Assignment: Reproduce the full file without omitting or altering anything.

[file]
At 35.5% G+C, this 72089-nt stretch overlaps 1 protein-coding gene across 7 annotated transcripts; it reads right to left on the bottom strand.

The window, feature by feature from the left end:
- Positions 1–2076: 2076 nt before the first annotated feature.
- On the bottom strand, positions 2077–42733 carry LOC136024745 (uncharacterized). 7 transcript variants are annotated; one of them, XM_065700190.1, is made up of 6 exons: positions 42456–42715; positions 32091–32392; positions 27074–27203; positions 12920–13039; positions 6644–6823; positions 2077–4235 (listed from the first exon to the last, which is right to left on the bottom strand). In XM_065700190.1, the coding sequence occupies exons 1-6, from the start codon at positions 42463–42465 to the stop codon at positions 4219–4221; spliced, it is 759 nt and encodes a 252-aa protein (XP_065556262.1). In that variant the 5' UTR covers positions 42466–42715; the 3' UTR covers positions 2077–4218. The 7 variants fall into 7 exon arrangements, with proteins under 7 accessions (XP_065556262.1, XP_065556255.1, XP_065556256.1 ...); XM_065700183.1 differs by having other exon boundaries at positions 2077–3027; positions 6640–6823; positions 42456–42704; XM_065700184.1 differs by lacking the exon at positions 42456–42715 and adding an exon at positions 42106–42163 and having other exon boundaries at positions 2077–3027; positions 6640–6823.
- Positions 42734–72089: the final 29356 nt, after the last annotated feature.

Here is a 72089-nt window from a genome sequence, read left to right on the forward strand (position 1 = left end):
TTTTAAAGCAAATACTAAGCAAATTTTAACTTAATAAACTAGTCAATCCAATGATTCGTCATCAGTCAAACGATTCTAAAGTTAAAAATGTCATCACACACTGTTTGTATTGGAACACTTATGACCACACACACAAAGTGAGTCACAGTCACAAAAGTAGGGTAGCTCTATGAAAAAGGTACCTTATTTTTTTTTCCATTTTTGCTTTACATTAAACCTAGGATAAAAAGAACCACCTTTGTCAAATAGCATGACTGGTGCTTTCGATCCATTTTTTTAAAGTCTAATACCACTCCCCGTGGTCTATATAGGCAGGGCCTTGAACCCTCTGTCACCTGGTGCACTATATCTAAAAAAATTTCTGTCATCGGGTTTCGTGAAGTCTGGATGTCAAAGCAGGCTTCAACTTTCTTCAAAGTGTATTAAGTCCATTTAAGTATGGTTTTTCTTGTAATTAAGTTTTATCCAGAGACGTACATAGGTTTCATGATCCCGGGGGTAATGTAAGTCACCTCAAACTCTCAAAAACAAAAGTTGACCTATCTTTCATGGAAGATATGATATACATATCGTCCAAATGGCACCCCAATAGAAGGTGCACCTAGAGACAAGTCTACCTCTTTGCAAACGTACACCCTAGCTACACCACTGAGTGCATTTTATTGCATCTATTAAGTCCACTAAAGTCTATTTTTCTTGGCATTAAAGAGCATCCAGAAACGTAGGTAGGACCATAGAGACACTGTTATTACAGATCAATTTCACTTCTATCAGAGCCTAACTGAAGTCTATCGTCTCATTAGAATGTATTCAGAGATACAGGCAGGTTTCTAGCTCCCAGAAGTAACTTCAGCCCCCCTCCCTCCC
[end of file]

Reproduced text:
At 35.5% G+C, this 72089-nt stretch overlaps 1 protein-coding gene across 7 annotated transcripts; it reads right to left on the bottom strand.

The window, feature by feature from the left end:
- Positions 1–2076: 2076 nt before the first annotated feature.
- On the bottom strand, positions 2077–42733 carry LOC136024745 (uncharacterized). 7 transcript variants are annotated; one of them, XM_065700190.1, is made up of 6 exons: positions 42456–42715; positions 32091–32392; positions 27074–27203; positions 12920–13039; positions 6644–6823; positions 2077–4235 (listed from the first exon to the last, which is right to left on the bottom strand). In XM_065700190.1, the coding sequence occupies exons 1-6, from the start codon at positions 42463–42465 to the stop codon at positions 4219–4221; spliced, it is 759 nt and encodes a 252-aa protein (XP_065556262.1). In that variant the 5' UTR covers positions 42466–42715; the 3' UTR covers positions 2077–4218. The 7 variants fall into 7 exon arrangements, with proteins under 7 accessions (XP_065556262.1, XP_065556255.1, XP_065556256.1 ...); XM_065700183.1 differs by having other exon boundaries at positions 2077–3027; positions 6640–6823; positions 42456–42704; XM_065700184.1 differs by lacking the exon at positions 42456–42715 and adding an exon at positions 42106–42163 and having other exon boundaries at positions 2077–3027; positions 6640–6823.
- Positions 42734–72089: the final 29356 nt, after the last annotated feature.

Here is a 72089-nt window from a genome sequence, read left to right on the forward strand (position 1 = left end):
TTTTAAAGCAAATACTAAGCAAATTTTAACTTAATAAACTAGTCAATCCAATGATTCGTCATCAGTCAAACGATTCTAAAGTTAAAAATGTCATCACACACTGTTTGTATTGGAACACTTATGACCACACACACAAAGTGAGTCACAGTCACAAAAGTAGGGTAGCTCTATGAAAAAGGTACCTTATTTTTTTTTCCATTTTTGCTTTACATTAAACCTAGGATAAAAAGAACCACCTTTGTCAAATAGCATGACTGGTGCTTTCGATCCATTTTTTTAAAGTCTAATACCACTCCCCGTGGTCTATATAGGCAGGGCCTTGAACCCTCTGTCACCTGGTGCACTATATCTAAAAAAATTTCTGTCATCGGGTTTCGTGAAGTCTGGATGTCAAAGCAGGCTTCAACTTTCTTCAAAGTGTATTAAGTCCATTTAAGTATGGTTTTTCTTGTAATTAAGTTTTATCCAGAGACGTACATAGGTTTCATGATCCCGGGGGTAATGTAAGTCACCTCAAACTCTCAAAAACAAAAGTTGACCTATCTTTCATGGAAGATATGATATACATATCGTCCAAATGGCACCCCAATAGAAGGTGCACCTAGAGACAAGTCTACCTCTTTGCAAACGTACACCCTAGCTACACCACTGAGTGCATTTTATTGCATCTATTAAGTCCACTAAAGTCTATTTTTCTTGGCATTAAAGAGCATCCAGAAACGTAGGTAGGACCATAGAGACACTGTTATTACAGATCAATTTCACTTCTATCAGAGCCTAACTGAAGTCTATCGTCTCATTAGAATGTATTCAGAGATACAGGCAGGTTTCTAGCTCCCAGAAGTAACTTCAGCCCCCCTCCCTCCC